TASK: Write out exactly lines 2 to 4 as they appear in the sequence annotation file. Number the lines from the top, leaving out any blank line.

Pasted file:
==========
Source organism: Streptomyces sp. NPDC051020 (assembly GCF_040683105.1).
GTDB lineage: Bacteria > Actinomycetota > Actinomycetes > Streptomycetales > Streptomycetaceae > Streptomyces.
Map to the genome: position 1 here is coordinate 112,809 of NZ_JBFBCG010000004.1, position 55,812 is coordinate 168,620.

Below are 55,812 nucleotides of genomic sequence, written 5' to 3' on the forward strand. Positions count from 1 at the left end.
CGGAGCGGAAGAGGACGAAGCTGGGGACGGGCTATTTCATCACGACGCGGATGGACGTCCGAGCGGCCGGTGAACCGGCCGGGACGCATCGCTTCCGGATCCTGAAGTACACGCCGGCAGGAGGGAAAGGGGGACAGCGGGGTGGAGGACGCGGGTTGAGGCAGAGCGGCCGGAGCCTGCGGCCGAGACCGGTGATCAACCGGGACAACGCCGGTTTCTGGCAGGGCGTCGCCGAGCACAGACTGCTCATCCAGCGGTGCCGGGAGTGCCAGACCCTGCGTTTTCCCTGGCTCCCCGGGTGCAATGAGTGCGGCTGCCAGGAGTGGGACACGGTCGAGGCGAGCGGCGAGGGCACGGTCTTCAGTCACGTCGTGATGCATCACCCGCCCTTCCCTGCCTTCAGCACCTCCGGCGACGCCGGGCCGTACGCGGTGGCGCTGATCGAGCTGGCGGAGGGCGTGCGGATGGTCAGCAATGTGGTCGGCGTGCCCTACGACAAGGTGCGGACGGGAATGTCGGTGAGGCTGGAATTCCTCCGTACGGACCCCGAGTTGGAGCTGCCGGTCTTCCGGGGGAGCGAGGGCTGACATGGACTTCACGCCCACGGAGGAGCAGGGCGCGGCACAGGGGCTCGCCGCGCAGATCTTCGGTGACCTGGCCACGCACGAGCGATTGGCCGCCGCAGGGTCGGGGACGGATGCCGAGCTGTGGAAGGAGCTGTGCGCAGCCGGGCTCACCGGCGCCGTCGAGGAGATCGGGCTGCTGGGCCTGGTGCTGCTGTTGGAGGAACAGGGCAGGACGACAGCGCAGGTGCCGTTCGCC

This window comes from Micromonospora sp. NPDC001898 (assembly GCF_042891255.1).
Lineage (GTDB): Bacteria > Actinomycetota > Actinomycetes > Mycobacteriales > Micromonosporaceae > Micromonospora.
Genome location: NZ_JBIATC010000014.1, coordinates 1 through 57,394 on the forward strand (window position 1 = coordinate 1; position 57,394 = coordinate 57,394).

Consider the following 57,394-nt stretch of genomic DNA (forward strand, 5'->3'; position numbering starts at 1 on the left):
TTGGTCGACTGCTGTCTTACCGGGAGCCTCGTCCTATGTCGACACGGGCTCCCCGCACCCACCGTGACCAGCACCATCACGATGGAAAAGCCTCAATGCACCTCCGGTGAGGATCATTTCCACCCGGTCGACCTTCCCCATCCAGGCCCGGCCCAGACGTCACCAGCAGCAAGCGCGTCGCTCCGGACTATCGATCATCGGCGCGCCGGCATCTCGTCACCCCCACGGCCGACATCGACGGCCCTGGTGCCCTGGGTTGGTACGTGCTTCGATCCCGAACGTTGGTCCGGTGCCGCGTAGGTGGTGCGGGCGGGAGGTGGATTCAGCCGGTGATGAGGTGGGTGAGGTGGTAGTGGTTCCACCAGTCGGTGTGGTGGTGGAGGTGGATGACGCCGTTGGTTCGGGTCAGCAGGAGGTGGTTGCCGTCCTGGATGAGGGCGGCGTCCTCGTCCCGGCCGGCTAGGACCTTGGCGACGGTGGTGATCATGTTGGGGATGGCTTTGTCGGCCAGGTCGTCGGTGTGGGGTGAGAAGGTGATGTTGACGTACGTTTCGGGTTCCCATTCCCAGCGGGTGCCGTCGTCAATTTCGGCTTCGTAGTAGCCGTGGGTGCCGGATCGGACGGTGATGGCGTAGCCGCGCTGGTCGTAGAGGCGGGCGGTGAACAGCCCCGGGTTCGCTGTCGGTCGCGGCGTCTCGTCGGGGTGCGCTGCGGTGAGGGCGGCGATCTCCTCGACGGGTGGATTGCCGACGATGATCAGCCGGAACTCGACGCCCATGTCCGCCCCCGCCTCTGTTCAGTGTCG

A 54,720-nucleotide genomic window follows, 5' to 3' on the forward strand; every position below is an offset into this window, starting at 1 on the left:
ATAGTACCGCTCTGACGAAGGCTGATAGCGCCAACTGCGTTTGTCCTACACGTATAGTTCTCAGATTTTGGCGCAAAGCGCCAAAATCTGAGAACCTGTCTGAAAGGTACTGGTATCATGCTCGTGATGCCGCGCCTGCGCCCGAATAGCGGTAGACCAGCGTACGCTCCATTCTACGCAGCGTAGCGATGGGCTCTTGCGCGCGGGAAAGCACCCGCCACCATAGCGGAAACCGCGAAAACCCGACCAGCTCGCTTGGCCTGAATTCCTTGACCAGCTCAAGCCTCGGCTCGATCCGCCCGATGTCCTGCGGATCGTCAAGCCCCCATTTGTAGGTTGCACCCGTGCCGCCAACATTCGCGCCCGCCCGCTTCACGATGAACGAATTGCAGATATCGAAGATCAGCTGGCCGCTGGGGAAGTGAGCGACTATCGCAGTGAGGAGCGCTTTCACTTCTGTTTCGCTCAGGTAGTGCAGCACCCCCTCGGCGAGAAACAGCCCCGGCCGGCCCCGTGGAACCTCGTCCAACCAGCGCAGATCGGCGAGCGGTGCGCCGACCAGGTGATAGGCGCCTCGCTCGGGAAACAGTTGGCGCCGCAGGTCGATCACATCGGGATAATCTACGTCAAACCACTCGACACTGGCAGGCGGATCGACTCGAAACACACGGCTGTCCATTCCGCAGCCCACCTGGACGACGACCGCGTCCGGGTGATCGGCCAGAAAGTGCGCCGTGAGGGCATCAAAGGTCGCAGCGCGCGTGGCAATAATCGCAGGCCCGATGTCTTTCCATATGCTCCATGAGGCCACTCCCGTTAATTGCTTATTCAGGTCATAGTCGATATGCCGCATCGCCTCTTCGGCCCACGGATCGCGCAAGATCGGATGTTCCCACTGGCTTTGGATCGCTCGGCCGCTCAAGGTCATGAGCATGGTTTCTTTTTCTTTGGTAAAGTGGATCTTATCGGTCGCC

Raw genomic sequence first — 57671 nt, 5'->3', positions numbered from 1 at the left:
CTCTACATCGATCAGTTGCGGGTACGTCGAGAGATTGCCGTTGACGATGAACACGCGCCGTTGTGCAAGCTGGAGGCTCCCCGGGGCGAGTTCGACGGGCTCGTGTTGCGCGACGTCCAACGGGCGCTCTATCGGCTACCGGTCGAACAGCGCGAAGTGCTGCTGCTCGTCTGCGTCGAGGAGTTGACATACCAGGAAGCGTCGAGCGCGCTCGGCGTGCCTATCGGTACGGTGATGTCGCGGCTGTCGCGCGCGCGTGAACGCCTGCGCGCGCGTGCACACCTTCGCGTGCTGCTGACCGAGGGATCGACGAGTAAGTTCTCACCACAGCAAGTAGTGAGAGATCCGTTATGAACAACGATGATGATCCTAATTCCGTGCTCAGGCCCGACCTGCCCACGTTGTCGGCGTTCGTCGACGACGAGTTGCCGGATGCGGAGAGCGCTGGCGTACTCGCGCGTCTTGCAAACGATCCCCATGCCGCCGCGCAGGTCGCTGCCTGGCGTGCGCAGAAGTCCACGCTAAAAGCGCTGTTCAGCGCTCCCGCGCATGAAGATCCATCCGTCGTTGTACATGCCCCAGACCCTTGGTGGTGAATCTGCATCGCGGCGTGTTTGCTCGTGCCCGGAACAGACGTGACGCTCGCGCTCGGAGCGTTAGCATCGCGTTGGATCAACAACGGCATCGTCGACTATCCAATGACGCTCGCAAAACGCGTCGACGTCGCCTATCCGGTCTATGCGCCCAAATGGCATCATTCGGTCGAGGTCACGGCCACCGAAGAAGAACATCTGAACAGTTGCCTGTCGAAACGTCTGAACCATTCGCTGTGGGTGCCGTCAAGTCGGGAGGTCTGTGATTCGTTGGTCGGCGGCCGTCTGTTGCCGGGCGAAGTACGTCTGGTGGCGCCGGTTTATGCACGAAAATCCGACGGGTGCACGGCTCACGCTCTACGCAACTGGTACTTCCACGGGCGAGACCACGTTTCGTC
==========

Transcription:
GTDB lineage: Bacteria > Actinomycetota > Actinomycetes > Streptomycetales > Streptomycetaceae > Streptomyces.
Map to the genome: position 1 here is coordinate 112,809 of NZ_JBFBCG010000004.1, position 55,812 is coordinate 168,620.

Below are 55,812 nucleotides of genomic sequence, written 5' to 3' on the forward strand. Positions count from 1 at the left end.